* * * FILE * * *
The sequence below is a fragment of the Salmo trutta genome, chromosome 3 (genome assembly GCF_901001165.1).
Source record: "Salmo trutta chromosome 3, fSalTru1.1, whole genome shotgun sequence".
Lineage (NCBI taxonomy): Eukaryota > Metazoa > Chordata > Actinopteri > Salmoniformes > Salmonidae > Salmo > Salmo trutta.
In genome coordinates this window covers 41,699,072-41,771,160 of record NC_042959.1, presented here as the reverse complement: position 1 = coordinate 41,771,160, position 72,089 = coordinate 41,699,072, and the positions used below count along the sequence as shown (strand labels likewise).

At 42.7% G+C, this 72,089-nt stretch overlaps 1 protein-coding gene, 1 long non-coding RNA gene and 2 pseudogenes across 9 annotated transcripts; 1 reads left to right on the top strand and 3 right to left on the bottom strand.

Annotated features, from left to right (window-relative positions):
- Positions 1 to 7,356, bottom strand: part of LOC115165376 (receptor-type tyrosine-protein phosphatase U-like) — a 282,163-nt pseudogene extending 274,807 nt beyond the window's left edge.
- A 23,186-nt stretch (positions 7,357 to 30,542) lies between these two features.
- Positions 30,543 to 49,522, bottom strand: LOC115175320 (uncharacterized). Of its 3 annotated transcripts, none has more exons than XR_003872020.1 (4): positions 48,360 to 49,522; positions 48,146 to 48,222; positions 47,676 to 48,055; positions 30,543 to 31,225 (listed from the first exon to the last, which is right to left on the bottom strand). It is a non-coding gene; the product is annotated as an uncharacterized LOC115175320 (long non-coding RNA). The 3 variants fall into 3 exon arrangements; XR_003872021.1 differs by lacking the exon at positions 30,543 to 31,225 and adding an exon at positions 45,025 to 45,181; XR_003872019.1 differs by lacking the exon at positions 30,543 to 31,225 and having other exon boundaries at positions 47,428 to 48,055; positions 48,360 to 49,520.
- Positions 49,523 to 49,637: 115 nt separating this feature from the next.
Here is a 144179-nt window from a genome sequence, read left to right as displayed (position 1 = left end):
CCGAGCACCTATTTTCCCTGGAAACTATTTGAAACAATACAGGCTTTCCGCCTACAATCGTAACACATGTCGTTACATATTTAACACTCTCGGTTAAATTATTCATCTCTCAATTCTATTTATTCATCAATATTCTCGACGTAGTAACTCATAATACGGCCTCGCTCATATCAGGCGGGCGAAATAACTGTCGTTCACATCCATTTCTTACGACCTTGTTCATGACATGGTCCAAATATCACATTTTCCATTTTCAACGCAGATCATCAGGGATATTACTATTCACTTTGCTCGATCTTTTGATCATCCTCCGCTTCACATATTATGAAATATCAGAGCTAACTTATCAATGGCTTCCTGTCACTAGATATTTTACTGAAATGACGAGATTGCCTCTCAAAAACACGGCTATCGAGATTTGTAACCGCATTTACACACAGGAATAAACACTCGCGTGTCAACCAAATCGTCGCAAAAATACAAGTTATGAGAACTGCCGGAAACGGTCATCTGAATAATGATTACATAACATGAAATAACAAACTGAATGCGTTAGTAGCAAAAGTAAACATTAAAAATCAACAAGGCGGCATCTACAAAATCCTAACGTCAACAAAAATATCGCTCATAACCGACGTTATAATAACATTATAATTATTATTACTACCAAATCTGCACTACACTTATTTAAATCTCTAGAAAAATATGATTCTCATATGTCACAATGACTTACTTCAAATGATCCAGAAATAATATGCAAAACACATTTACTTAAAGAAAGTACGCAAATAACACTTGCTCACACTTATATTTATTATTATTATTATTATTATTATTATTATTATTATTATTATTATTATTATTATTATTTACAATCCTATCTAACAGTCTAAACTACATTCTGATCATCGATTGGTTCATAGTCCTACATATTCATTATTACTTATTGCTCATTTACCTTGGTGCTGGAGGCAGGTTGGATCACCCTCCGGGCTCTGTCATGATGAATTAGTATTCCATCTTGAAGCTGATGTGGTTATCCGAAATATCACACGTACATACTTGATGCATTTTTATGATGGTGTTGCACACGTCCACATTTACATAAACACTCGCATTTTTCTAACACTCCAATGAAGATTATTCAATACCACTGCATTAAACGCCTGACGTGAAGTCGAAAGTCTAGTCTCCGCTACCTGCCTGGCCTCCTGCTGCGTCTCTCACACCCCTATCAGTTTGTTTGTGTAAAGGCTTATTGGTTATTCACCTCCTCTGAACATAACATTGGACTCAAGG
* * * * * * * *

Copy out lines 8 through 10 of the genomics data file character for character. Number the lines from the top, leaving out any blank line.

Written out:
- A 23,186-nt stretch (positions 7,357 to 30,542) lies between these two features.
- Positions 30,543 to 49,522, bottom strand: LOC115175320 (uncharacterized). Of its 3 annotated transcripts, none has more exons than XR_003872020.1 (4): positions 48,360 to 49,522; positions 48,146 to 48,222; positions 47,676 to 48,055; positions 30,543 to 31,225 (listed from the first exon to the last, which is right to left on the bottom strand). It is a non-coding gene; the product is annotated as an uncharacterized LOC115175320 (long non-coding RNA). The 3 variants fall into 3 exon arrangements; XR_003872021.1 differs by lacking the exon at positions 30,543 to 31,225 and adding an exon at positions 45,025 to 45,181; XR_003872019.1 differs by lacking the exon at positions 30,543 to 31,225 and having other exon boundaries at positions 47,428 to 48,055; positions 48,360 to 49,520.
- Positions 49,523 to 49,637: 115 nt separating this feature from the next.